Planning Your Trip
1. What is the climate like?
Argentina's climate is as varied as its terrain, ranging from subtropical in the north to humid and steamy in the centre, and cold in the temperate south. The Andes region has erratic rainfall, flash floods in summer, searing heat, snow at higher elevations, and the Zonda - a hot, dry wind. The lowlands receive sufficient rainfall to support swampy forests and upland savanna, but rainfall decreases from east to west; shallow summer flooding is common in the east. The winter dry season is pronounced, and the summer heat can be brutal. Patagonia is mild year-round in the east and glacial in the south. Weather in Patagonia can be very unpredictable, and can change drastically and unexpectedly. Argentine Patagonia and Tierra del Fuego have summer averages of just 11°C (52°F); nighttime temperatures will most likely be in the 1°C-5°C. For more weather information in other regions, check out Argentina Weather.
2. When is the best time to go to Argentina?
Travelers should be prepared for unpredictable weather at any time of year. Most travelers consider the warmer months of November to March (seasons are reversed south of the Equator), to be the best time to visit southern Argentina. However, the hottest summer months, (December - February) can be unpleasantly humid in Buenos Aires so travelers that plan on extending their stay in the capital may opt for the shoulder seasons (October - November or April -May) instead. Holiday weeks (Easter and Christmas) tend to be the busiest times so avoid these times if you want to avoid the crowds.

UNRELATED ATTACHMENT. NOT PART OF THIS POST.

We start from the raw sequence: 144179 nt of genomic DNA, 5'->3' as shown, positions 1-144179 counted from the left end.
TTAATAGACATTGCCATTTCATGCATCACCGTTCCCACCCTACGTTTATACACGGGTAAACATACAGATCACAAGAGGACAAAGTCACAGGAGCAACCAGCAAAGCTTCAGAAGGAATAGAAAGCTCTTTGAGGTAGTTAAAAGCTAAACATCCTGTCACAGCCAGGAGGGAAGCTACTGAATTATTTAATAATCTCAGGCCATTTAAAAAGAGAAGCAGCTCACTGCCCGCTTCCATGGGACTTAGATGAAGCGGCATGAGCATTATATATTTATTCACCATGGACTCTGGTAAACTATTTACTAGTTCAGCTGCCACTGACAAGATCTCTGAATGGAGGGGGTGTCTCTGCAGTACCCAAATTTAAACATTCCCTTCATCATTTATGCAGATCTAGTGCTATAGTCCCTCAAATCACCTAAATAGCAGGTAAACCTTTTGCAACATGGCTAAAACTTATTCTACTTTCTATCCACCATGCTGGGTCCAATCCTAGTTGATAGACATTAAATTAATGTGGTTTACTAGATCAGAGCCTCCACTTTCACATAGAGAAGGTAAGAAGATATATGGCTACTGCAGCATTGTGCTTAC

Travelers can visit Iguazu Falls yearround, though again the summer months can be incredibly hot. Visitors to Northwest Argentina will also want to avoid these hot summer months. In fact, the best time to visit this area is during the coolest months of May to September.
3. What are the most important places to visit once in Argentina?
Buenos Aires is a destination in itself - allow a minimum of 3 to 5 days to visit its many museums and art galleries, enjoy the sophisticated night life and take some of the half and full day tours.
After Buenos Aires, the most important places to visit and the average stay are:
- Iguazu Falls - 3 days-2 nights
- Bariloche - 3 days-2 nights
- The North - 5 days-4 nights
- Peninsula Valdes - 4 days-3 nights
- El Calafate - 4 days-3 nights
- Ushuaia - 3 days-2 nights
- Mendoza - 4 days-3 nights
4. How do I get around in Argentina?